Aphids on Roses

Posted by & filed under Don Buma Blog, Garden News.

Rose blossoms are beginning, although somewhat late this year, to open. Along with the beautiful blossoms are sure to be aphids.Roses can be the host for a number of different aphids such as the potato aphid and the cotton aphid.The most common aphid that feeds on roses is, quite appropriately, the rose aphid.This aphid is a soft-bodied, pear-shaped insects approximately 1/4 inches long and may vary in color from green to pink to red.

Rose aphids spend the winter in the egg stage on rose canes.They typically emerge and start feeding on roses in early spring as the new flush of growth emerges, clustering on leaves, stems, and developing buds. Rose aphids have piercing-sucking mouthparts and feed on plant sap, often in large groups as they feed on new growth. Leaves show characteristic curling symptoms from aphid feeding –  look closely, they may be on the underside of the leaves.Flower buds with significant aphid feeding may abort and fall prematurely before opening.

Do you have lots of ants on your roses?This is generally a sign that there are aphids and the ants are feeding on the honeydew that they produce. Honeydew is a clear, sticky liquid produced as a byproduct of their feeding. Honeydew may also attract bees and wasps as well as serve as a growing medium for sooty mold, a black fungus

There are a number of natural enemies that prey on the rose aphid. These include parasitic wasps, ladybird beetles and green lacewings. These natural enemies may provide sufficient control if the population of aphids has not had the chance to expand exponentially. Another good natural control is to spray the plants with a strong spray of water a couple times a week. This dislodges the aphids and they are not strong enough to climb back up on the plants. Be sure to do this early in the morning so that the sun has a chance to dry the foliage early in the day. Otherwise you might be promoting diseases such as black spot.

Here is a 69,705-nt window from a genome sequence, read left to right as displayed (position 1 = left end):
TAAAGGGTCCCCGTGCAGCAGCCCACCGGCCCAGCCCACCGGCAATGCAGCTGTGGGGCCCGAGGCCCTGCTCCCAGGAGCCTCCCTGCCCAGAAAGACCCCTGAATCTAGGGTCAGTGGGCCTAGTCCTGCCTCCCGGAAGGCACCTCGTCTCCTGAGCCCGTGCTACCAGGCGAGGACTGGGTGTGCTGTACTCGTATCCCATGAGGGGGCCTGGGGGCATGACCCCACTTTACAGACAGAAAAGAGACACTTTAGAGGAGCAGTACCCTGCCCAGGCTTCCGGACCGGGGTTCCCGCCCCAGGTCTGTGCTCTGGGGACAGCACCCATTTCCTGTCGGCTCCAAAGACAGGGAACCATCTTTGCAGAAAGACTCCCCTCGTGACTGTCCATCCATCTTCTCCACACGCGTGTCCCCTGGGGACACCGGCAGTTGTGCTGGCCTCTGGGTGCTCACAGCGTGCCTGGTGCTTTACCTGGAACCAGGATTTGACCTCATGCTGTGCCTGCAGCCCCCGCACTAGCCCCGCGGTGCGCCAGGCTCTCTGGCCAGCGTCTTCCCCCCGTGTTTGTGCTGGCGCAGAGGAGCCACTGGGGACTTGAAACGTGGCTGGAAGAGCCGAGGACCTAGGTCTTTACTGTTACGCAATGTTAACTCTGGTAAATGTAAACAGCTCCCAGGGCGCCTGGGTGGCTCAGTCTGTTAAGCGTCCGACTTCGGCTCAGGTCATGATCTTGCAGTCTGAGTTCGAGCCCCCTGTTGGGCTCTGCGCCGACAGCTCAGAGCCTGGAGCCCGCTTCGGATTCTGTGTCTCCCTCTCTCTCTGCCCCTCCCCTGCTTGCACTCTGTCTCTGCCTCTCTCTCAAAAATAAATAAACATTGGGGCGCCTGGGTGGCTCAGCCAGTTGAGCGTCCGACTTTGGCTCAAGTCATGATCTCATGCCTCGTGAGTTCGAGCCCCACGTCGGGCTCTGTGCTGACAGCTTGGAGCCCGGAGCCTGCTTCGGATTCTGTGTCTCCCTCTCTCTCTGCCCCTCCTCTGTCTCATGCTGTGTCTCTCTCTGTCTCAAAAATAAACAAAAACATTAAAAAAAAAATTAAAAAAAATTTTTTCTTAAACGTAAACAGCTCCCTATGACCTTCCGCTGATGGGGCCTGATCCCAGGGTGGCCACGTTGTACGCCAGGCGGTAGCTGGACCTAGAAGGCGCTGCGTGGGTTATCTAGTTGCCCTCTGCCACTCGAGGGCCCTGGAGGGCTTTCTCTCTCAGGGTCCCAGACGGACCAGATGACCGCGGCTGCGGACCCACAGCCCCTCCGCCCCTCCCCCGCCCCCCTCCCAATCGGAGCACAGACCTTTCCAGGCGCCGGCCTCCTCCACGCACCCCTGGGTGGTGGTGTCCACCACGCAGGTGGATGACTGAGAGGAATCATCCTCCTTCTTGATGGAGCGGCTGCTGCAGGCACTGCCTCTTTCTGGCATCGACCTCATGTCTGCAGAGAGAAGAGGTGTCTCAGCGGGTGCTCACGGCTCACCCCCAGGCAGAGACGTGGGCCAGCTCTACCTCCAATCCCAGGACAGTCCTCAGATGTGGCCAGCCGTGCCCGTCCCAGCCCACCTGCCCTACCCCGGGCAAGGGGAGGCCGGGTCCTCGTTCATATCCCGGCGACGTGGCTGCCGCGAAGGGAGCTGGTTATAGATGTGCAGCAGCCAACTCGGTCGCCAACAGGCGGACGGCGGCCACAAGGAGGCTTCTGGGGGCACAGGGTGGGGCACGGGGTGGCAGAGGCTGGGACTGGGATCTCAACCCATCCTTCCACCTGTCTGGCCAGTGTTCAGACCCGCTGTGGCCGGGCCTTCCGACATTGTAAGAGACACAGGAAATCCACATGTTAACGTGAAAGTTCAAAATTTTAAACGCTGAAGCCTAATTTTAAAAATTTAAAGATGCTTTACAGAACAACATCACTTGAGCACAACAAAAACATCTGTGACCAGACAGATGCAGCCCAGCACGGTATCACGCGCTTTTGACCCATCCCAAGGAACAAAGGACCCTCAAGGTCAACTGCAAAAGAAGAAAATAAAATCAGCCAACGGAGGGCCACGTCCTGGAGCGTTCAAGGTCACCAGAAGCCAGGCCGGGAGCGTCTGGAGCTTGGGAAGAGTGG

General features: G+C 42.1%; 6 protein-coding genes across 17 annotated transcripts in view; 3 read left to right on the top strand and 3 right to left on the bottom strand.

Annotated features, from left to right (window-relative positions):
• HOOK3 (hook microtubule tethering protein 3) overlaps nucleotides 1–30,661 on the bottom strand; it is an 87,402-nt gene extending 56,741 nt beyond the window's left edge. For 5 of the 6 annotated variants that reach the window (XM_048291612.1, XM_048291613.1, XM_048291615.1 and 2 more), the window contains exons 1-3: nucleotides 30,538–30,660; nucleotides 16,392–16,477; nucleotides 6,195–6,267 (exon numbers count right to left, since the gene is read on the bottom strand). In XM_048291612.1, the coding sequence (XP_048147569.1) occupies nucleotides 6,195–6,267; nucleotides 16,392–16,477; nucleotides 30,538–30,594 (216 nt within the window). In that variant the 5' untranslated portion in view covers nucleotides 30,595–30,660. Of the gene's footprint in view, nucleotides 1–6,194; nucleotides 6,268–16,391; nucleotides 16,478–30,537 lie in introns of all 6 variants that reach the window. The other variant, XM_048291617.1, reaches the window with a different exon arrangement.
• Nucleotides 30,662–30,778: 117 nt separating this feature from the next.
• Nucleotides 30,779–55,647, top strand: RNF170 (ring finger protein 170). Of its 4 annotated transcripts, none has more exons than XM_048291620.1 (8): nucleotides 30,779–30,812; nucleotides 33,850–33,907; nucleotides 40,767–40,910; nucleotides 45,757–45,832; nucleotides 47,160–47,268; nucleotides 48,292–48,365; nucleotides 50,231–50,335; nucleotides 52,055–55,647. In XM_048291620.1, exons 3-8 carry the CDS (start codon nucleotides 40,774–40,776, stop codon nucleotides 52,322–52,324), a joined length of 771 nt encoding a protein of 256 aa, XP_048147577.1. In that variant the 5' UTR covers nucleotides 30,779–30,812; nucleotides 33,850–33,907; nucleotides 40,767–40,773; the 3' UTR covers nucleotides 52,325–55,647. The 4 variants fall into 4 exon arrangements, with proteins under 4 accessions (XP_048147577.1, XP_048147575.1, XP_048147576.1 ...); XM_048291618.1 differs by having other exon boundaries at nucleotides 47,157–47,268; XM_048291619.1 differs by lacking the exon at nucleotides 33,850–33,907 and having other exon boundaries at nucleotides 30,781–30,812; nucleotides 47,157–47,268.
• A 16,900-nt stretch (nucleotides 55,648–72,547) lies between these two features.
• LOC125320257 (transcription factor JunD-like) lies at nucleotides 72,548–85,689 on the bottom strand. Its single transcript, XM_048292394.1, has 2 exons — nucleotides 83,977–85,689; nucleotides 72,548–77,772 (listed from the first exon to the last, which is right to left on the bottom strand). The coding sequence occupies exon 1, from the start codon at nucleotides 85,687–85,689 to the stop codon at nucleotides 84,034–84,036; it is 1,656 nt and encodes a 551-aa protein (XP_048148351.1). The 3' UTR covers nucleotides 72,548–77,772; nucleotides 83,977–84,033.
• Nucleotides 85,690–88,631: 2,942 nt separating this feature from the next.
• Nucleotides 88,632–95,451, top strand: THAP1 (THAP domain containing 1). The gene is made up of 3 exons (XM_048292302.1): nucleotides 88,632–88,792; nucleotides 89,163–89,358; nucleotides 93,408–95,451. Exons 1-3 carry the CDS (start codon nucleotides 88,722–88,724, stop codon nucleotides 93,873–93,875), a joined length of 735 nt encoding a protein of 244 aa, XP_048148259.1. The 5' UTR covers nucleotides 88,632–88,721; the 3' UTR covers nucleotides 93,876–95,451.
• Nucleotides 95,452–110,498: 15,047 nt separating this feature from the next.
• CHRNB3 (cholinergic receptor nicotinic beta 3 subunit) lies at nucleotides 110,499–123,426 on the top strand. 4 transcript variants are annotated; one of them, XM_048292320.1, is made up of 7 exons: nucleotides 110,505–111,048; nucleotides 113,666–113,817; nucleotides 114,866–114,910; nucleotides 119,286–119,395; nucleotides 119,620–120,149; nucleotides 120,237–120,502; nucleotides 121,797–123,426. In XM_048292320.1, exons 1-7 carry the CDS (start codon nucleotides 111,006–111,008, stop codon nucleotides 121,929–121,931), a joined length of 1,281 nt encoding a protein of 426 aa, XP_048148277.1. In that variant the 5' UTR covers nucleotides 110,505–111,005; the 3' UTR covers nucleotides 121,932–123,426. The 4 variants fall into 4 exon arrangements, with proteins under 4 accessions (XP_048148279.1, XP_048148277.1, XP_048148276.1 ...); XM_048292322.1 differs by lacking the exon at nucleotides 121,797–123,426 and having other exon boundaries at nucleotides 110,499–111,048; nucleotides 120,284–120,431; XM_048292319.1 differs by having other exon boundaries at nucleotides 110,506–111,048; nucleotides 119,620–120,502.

There are also chemical controls that are very effective. I prefer systemic pesticides that are taken up by the plant and therefore can’t be washed off by rain the way contact insecticides can. You do not have to be as rigorous in getting overall coverage with a systemic as you do with a contact insecticide either. Consult your local garden center or nurseryman for the latest and most effective chemical controls.

Photos from Rose Magazine and University of Washington.


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